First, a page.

The popularity of the Bored Ape collectibles, including the likes of NBA champion Stephen Curry, artists such as Mike Shinoda (Linking Park) and Steve Aoki, and presenter Jimmy Fellon, who have joined the ape’s community of owners, has triggered a series of ambitious and innovative projects.
Music industry giant Universal Music, for example, has enlisted a team of animators to transform these 2D monkeys into 3D beings capable of making appearances and performing in the Metaverse (for more on this, our studio recently published a guide on how to survive ‘legally’ in the metaverse).
Also, producer and songwriter Timbaland has partnered with Ape-In Productions (AIP) – an entertainment and virtual community company, launching a band of metaverse ‘Bored Apes’ called TheZoo, whose debut single ‘ApeSh!t’, produced by Timbaland, is currently available as an NFT on the OpenSea platform.
Also noteworthy is the collaboration with Adidas, unveiled in late 2021, which made Bored Ape the German company’s manifesto for its entry into the Metaverse.
And indeed, Adidas entered the metaverse by bringing as its ambassador Indigo Herz himself, a Bored Ape avatar dressed in a banana yellow Firebird jumpsuit, a matching bucket hat and a set of heart-shaped glasses resting on his disinterested eyes. The aforementioned monkey’s NFT was sold in September for 46 ETH (about $156,000 at the time), according to data on OpenSea.
Another interesting story involves an athlete who has taken his Bored Ape to the next level, with shoes displayed during National Basketball Association games. He is Tyrese Haliburton, guard of the Sacramento Kings known for having unique shoes and changing them every game, to the point of having customized a pair reproducing his own Bored Ape.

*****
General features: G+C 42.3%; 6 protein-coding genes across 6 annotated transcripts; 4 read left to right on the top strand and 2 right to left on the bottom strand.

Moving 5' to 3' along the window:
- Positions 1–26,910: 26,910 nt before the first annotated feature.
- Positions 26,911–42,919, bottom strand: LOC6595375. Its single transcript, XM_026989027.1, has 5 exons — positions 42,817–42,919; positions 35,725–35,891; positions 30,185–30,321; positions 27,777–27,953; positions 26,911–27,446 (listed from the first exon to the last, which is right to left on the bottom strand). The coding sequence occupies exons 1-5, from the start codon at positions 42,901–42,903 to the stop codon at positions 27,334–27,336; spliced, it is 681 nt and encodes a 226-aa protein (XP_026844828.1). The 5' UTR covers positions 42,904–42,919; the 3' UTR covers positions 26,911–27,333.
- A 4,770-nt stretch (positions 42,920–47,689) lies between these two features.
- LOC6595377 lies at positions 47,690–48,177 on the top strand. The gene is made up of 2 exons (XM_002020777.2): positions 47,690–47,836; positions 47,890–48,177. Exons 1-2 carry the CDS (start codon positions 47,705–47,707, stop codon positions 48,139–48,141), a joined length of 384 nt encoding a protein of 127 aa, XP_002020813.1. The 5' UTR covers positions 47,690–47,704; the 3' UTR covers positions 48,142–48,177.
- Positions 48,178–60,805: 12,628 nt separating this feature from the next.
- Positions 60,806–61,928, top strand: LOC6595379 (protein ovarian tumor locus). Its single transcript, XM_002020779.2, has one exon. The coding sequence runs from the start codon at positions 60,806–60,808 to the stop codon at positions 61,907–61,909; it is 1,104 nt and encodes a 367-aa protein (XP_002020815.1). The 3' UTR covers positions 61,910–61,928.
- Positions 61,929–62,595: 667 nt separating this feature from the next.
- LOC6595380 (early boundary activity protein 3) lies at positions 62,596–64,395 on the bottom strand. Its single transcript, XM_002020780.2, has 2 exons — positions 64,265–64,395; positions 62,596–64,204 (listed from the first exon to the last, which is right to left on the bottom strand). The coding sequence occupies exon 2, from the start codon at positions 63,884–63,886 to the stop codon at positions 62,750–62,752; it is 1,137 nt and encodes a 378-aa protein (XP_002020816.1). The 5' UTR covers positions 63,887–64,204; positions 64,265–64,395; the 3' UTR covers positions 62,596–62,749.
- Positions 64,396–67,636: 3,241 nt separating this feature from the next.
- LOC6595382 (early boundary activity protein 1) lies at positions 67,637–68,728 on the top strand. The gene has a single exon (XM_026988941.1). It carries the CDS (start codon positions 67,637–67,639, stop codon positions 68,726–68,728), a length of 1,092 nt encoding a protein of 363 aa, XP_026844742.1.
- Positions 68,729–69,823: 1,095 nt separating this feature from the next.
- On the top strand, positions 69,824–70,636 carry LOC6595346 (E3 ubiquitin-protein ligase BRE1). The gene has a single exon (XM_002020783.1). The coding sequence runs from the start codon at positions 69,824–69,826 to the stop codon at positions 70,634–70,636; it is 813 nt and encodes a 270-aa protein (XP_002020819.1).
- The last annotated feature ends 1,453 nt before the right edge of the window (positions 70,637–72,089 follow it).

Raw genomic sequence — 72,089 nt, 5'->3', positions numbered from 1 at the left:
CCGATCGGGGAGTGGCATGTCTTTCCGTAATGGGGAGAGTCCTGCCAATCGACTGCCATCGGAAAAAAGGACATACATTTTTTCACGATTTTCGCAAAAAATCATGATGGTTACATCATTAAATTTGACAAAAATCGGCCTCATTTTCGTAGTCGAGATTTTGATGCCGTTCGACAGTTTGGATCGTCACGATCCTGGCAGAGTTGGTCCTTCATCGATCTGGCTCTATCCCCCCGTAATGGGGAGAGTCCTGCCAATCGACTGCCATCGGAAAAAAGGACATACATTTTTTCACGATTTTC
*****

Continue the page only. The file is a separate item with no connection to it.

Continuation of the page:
But let us come to the point: the peculiarity of the NFTs associated with the “Bored Apes” lies in the concept of ownership.
While the traditional paradigm for NFTs associated with works of art is, as mentioned above, “NFT Ownership ≠ Copyright Ownership”, the owners of a Bored Ape can use the bored monkey embedded in their NFT in a variety of commercially attractive ways.
This is why many have used their apes for branding, developing a biographical story, creating animations and derivative works, reproducing them on clothing etc.. A bored ape was even featured in a special edition of the well-known Rolling Stones magazine:
The right granted by Yuga Labs, the company that created the Bored Apes, to the owners of the NFTs developed by them, confers any and all rights of economic exploitation with regard to the Bored Apes owned.